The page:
PIP-4048MS and PIP-5048MS inverters

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PIP-4048MS inverter

Post by Monkeytom » Thu, 28 Jul 2016, 19:55

I have seen my 4048 switch to bypass only on low battery voltage and only when using one unit, With both units on in parallel this does not work.
I have my pair set up so one runs all the time and the output is run thru a digital current switch as the first units output gets up to about 70% the second pip gets switched on and comes online for about 30 minutes thru a timer before switching off. Each time the current switch reaches its set point the timer is reset, this works well with the likes of the oven thermostat and is simple. Most days the second pip is on less than an hour or two for a good standby power saving.
2 x PIP4048HS
15S2Px3 45x90Ah TS and
45x100Ah CALB
With 6Kw Solar Offgrid
6x175W BP 1Kw Si Offgrid
28x60W Thin film Offgrid
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PIP-4048MS inverter

Post by coulomb » Thu, 28 Jul 2016, 20:14

Monkeytom wrote: With both units on in parallel this does not work.
It's just dawned on me why they don't allow bypass on overload with paralleled units. They would never switch at exactly the same instant, so the second inverter to switch would be attempting to apply power to the mains. It would not be synchronised in voltage or frequency, so this would be considered harmful.
[ Edit: I don't understand the reasoning for my own comment above. The second inverter would still be synchronised. ]

I like your solution, though it may not suit everyone.
Last edited by coulomb on Sun, 11 Dec 2016, 04:49, edited 1 time in total.
Nissan Leaf 2012 with new battery May 2019.
5650 W solar, 2xPIP-4048MS inverters, 16 kWh battery.
1.4 kW solar with 1.2 kW Latronics inverter and FIT.
160 W solar, 2.5 kWh 24 V battery for lights.
Patching PIP-4048/5048 inverter-chargers.

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Post by weber » Thu, 28 Jul 2016, 20:59

Monkeytom wrote:I have seen my 4048 switch to bypass only on low battery voltage and only when using one unit, With both units on in parallel this does not work.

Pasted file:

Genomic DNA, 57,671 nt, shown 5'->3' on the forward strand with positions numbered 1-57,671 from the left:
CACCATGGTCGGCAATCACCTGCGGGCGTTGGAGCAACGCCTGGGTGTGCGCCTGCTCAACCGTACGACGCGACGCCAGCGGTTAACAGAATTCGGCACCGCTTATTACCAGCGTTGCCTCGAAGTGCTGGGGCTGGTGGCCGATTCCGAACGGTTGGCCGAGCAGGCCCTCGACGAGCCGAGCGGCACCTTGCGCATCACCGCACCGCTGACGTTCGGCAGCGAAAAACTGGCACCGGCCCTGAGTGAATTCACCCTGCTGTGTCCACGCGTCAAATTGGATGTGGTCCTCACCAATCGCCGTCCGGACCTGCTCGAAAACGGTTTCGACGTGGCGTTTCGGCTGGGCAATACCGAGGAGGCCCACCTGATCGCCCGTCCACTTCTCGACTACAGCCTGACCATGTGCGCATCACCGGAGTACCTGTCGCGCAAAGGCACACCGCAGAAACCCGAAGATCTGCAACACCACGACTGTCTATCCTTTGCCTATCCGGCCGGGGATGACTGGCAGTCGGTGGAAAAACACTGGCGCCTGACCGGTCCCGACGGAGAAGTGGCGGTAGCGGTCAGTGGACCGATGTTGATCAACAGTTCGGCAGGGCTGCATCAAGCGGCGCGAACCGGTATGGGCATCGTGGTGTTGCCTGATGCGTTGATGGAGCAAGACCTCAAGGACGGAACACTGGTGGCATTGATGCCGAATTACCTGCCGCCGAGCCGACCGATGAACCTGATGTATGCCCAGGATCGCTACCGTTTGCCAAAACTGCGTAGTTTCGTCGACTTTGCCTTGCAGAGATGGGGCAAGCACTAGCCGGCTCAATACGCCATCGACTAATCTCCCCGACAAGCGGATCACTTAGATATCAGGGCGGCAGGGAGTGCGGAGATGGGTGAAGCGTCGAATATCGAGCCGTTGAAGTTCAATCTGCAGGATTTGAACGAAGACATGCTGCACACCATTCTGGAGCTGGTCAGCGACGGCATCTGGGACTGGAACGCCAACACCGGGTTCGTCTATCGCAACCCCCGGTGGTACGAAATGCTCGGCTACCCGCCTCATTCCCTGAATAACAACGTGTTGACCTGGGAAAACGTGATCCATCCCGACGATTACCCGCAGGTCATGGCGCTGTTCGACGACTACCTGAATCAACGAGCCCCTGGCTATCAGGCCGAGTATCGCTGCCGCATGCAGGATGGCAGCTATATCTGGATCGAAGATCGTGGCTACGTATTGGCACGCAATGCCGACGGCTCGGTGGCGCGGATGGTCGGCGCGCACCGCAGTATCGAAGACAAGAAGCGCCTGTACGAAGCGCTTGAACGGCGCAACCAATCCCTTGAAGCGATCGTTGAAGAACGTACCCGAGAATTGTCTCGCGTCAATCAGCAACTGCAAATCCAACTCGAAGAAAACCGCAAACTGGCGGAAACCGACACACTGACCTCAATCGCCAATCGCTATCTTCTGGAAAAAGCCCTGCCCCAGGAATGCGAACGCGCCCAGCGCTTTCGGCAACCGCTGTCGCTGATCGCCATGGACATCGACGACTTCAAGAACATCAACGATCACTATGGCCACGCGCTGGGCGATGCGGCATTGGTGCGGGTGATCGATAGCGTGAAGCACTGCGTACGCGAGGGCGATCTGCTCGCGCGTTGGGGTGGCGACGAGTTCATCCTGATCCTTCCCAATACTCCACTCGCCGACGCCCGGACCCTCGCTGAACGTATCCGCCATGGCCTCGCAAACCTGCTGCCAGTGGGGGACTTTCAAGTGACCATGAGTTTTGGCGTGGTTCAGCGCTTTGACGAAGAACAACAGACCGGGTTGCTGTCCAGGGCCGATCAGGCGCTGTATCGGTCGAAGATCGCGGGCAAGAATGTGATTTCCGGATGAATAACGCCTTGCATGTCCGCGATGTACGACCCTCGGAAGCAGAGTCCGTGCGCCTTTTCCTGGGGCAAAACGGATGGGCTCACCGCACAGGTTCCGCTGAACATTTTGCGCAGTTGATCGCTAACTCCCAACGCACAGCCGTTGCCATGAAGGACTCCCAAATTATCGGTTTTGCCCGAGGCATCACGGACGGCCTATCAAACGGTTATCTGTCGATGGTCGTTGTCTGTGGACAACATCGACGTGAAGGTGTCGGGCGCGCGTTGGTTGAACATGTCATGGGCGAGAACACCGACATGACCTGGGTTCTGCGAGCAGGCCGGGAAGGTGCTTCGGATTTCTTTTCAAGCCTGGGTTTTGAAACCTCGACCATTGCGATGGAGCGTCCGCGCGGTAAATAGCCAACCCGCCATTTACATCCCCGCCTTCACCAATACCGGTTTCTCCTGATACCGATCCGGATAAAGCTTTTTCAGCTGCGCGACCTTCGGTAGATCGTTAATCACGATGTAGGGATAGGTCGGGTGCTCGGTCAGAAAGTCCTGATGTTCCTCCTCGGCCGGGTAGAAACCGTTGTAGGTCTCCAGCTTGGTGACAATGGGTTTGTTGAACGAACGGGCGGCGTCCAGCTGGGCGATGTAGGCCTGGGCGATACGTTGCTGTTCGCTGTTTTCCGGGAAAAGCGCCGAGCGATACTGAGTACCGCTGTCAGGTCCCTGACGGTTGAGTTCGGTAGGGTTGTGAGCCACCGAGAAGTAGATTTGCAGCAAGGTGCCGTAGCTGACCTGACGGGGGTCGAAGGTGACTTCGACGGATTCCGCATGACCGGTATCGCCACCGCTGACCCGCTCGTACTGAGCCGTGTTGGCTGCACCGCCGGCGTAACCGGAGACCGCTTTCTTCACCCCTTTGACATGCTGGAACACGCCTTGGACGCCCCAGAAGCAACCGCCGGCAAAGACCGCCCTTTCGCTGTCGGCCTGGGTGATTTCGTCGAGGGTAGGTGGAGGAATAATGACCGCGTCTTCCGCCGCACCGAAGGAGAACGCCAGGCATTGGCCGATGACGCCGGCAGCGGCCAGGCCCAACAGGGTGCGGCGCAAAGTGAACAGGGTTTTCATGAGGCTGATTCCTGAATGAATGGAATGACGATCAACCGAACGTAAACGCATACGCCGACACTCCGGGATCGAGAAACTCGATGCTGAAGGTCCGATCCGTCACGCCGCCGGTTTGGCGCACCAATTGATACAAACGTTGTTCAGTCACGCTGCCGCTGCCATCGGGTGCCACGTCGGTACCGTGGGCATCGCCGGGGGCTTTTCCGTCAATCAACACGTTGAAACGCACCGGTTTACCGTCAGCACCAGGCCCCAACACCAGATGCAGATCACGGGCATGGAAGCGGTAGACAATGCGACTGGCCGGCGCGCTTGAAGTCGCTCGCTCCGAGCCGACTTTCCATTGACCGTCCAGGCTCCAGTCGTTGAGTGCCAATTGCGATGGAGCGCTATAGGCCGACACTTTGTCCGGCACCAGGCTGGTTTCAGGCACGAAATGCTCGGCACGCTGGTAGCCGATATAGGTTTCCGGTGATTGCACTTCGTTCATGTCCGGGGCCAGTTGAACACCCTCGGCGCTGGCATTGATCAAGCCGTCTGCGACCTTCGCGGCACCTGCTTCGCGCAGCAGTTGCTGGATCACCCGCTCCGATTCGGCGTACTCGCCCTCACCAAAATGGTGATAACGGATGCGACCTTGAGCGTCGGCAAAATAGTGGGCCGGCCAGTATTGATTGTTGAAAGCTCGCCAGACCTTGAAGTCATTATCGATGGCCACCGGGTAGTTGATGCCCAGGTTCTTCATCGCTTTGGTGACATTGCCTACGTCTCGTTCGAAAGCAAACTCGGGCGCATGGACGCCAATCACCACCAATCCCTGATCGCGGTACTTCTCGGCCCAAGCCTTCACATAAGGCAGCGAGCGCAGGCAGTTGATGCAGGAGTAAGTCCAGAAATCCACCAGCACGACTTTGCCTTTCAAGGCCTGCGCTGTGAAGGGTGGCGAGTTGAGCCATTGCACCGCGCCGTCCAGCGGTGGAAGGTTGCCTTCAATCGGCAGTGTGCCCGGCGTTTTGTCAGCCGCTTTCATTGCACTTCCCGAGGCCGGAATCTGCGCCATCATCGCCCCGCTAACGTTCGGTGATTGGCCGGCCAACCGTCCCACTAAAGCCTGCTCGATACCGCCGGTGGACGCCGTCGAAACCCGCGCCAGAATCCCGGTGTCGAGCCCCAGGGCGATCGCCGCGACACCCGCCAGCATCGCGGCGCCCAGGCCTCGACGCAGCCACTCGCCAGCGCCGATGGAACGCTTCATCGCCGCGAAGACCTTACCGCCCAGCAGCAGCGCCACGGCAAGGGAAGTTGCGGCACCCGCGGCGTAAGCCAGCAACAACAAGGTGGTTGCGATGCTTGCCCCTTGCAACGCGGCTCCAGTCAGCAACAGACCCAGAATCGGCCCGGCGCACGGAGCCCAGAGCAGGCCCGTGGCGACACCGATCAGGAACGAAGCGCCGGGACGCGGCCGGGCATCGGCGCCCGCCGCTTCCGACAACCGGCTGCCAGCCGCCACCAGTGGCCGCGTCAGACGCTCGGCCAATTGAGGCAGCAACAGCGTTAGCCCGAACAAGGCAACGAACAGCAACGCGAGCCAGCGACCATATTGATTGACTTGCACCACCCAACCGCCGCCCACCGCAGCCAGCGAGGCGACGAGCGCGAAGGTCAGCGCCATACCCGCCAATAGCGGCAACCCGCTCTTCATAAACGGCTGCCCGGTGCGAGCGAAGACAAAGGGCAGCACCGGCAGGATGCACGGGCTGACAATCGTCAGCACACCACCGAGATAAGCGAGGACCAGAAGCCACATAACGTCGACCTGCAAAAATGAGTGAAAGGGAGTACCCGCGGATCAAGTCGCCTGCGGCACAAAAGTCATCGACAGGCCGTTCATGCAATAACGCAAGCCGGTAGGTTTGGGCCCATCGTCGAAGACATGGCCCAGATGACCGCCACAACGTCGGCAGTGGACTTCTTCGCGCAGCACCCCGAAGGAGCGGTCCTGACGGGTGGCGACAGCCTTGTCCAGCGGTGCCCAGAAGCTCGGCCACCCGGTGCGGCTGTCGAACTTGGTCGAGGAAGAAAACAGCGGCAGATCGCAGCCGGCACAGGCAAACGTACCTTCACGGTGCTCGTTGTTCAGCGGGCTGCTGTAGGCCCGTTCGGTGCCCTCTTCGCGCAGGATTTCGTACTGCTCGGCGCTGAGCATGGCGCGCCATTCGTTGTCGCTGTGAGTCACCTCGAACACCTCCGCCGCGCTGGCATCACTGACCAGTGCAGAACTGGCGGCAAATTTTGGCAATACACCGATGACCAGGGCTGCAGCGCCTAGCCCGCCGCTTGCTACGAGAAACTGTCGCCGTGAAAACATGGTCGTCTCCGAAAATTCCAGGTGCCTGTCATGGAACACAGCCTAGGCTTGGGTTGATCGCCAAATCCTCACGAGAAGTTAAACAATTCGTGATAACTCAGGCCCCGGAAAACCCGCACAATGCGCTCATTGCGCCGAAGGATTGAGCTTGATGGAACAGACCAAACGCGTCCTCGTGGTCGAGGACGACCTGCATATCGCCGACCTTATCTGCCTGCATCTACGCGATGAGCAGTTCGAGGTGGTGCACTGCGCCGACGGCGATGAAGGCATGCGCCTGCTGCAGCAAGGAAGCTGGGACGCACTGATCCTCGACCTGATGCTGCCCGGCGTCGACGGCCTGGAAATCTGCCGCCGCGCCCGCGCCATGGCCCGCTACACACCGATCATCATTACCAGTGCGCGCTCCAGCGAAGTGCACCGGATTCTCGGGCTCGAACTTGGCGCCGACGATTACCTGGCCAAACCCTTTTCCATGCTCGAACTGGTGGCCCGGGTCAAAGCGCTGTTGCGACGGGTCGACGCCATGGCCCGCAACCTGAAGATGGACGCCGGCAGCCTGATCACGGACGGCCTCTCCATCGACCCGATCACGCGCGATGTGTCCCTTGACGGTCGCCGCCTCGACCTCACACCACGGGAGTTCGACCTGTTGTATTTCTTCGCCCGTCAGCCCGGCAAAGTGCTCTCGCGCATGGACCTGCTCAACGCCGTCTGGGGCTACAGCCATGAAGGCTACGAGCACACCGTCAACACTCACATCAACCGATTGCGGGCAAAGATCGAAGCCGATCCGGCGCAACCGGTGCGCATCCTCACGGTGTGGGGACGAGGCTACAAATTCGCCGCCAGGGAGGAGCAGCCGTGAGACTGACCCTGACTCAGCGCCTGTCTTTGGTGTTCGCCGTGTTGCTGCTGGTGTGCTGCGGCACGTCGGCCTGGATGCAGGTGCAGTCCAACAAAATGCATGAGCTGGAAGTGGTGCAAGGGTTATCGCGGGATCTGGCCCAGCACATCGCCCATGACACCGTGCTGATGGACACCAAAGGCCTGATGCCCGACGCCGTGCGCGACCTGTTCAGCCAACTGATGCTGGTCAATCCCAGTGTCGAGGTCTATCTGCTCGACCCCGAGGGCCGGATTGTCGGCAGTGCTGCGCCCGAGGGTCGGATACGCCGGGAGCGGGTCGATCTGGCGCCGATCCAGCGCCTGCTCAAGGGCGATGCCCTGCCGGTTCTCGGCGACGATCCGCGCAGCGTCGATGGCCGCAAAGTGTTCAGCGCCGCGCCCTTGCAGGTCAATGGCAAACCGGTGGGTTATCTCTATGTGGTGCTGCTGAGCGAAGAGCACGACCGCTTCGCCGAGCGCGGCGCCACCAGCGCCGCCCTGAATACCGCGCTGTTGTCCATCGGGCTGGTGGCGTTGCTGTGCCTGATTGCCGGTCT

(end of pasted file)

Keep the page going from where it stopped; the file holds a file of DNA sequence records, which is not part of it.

Are you saying that, when units are operating in parallel, bypass will never occur for any reason, including low battery voltage? Even when all units have parameter 23 set to enable bypass on overload and parameter 1 is set to enable bypass on low voltage?

So what do they do when either of these events occur? Do they just shut down and leave the loads without power, despite there being mains available?
coulomb wrote:It's just dawned on me why they don't allow bypass on overload with paralleled units. They would never switch at exactly the same instant, so the second inverter to switch would be attempting to apply power to the mains. It would not be synchronised in voltage or frequency, so this would be considered harmful.

I don't understand why they can't switch simultaneously, either when any one of them is overloaded, or when the designated master is overloaded. How is this different from switching on low battery? They have some cables connected between them on which they could communicate this.

When we say "simultaneously" all that is required is that both relays are in the break-before-make state at the same time. Within a millisecond of each other should be sufficient.

And why would they not be synchronised to the mains frequency? This is important even in single unit operation since some loads such as transformers and induction motors may draw large current spikes when switching between unmatched sine-waves.
Last edited by weber on Thu, 28 Jul 2016, 11:00, edited 1 time in total.
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Post by coulomb » Thu, 28 Jul 2016, 22:28

coulomb wrote: It's just dawned on me why they don't allow bypass on overload with paralleled units.

Upon reflection, I've decided I must have been thinking of something else. I now can't find anywhere that says you can't bypass on overload with paralleled units.
Nissan Leaf 2012 with new battery May 2019.
5650 W solar, 2xPIP-4048MS inverters, 16 kWh battery.
1.4 kW solar with 1.2 kW Latronics inverter and FIT.
160 W solar, 2.5 kWh 24 V battery for lights.
Patching PIP-4048/5048 inverter-chargers.

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PIP-4048MS inverter

Post by Monkeytom » Fri, 29 Jul 2016, 02:06

Mine went into fault and dropped the load when it was in parallel with low battery . I can't tell you what it would do on overload haven't been there yet.